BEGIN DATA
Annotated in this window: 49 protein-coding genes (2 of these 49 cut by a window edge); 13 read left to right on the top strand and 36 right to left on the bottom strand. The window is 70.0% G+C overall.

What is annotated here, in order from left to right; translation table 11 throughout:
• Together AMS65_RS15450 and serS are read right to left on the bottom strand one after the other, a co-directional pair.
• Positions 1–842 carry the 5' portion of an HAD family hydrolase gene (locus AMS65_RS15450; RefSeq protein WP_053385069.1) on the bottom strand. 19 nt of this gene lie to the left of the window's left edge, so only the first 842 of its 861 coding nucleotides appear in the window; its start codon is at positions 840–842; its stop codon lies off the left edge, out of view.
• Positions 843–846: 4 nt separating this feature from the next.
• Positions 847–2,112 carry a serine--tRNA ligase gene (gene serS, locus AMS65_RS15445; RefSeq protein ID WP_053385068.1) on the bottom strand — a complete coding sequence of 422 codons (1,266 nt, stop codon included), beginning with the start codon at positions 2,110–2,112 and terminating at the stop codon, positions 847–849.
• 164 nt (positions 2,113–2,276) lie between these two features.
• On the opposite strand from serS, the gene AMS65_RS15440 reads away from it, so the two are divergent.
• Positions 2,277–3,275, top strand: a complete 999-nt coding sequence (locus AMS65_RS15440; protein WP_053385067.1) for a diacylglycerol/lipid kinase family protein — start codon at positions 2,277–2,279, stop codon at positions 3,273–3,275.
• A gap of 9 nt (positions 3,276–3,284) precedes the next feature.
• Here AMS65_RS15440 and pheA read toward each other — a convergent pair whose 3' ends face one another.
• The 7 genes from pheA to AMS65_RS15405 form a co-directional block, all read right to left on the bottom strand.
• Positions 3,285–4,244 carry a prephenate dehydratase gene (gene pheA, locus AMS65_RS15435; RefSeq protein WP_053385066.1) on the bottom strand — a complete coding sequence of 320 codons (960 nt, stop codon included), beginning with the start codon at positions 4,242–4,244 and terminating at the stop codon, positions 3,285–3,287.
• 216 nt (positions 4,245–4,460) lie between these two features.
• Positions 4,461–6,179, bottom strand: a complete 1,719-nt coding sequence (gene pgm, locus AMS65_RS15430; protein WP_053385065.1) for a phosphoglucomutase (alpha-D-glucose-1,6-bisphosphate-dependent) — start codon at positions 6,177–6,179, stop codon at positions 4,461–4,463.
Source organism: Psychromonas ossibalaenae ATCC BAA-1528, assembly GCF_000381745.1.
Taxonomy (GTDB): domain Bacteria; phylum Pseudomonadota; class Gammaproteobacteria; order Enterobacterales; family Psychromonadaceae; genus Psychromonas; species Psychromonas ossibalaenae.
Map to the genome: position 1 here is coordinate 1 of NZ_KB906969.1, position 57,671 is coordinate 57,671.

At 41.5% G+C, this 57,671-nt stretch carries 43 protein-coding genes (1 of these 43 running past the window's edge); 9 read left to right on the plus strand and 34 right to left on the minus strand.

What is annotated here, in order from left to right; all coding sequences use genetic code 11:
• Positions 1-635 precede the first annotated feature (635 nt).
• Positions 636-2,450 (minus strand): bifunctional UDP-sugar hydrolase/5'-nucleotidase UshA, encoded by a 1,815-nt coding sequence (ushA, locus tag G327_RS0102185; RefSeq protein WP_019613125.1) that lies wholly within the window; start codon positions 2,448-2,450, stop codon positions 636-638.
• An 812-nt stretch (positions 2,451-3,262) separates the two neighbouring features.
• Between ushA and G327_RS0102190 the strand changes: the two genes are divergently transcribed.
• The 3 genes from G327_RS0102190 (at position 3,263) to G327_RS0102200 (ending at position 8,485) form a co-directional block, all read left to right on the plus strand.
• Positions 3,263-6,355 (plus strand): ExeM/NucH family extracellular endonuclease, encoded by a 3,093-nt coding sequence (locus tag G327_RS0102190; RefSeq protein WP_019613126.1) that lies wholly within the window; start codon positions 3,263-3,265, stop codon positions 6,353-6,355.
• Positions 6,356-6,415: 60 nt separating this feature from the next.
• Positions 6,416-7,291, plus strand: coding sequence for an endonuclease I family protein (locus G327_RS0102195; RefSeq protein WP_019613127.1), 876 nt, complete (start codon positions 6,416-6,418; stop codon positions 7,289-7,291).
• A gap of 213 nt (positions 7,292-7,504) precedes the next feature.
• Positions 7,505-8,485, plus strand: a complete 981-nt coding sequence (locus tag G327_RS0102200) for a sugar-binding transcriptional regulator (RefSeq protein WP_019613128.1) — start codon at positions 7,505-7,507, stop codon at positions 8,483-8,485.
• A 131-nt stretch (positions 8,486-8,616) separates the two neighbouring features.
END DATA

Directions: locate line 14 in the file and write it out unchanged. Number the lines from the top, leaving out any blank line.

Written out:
• 216 nt (positions 4,245–4,460) lie between these two features.